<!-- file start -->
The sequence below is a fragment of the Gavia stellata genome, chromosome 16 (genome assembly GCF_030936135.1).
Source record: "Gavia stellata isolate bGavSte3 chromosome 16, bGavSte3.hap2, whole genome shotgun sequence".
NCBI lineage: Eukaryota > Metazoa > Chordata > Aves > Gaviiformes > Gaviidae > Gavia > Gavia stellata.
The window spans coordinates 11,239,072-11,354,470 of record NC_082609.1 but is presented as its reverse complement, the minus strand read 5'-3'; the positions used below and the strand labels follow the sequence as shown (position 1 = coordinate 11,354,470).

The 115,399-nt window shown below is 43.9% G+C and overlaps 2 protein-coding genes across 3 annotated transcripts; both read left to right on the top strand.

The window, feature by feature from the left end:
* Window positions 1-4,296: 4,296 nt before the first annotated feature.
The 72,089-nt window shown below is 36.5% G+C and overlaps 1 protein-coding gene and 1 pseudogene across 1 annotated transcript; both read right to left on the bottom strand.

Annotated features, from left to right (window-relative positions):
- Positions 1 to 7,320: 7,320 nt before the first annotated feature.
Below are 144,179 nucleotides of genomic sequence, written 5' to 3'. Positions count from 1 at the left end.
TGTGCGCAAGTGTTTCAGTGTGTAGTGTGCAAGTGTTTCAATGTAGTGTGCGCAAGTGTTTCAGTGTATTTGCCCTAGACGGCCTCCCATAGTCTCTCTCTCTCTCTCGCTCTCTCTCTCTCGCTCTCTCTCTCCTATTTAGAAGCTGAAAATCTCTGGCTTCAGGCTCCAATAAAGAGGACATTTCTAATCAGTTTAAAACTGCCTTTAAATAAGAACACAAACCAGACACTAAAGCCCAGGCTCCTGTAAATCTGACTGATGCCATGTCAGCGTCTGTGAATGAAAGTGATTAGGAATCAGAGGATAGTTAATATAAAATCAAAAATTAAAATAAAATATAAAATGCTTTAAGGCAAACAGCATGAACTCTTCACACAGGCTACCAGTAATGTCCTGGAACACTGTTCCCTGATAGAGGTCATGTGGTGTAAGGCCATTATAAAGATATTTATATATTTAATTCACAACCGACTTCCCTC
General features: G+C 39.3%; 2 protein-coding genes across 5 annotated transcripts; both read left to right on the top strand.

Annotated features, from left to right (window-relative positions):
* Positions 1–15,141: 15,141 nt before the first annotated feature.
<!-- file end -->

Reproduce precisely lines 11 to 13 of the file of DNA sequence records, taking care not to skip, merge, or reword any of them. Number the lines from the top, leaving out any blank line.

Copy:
Below are 144,179 nucleotides of genomic sequence, written 5' to 3'. Positions count from 1 at the left end.
TGTGCGCAAGTGTTTCAGTGTGTAGTGTGCAAGTGTTTCAATGTAGTGTGCGCAAGTGTTTCAGTGTATTTGCCCTAGACGGCCTCCCATAGTCTCTCTCTCTCTCTCGCTCTCTCTCTCTCGCTCTCTCTCTCCTATTTAGAAGCTGAAAATCTCTGGCTTCAGGCTCCAATAAAGAGGACATTTCTAATCAGTTTAAAACTGCCTTTAAATAAGAACACAAACCAGACACTAAAGCCCAGGCTCCTGTAAATCTGACTGATGCCATGTCAGCGTCTGTGAATGAAAGTGATTAGGAATCAGAGGATAGTTAATATAAAATCAAAAATTAAAATAAAATATAAAATGCTTTAAGGCAAACAGCATGAACTCTTCACACAGGCTACCAGTAATGTCCTGGAACACTGTTCCCTGATAGAGGTCATGTGGTGTAAGGCCATTATAAAGATATTTATATATTTAATTCACAACCGACTTCCCTC
General features: G+C 39.3%; 2 protein-coding genes across 5 annotated transcripts; both read left to right on the top strand.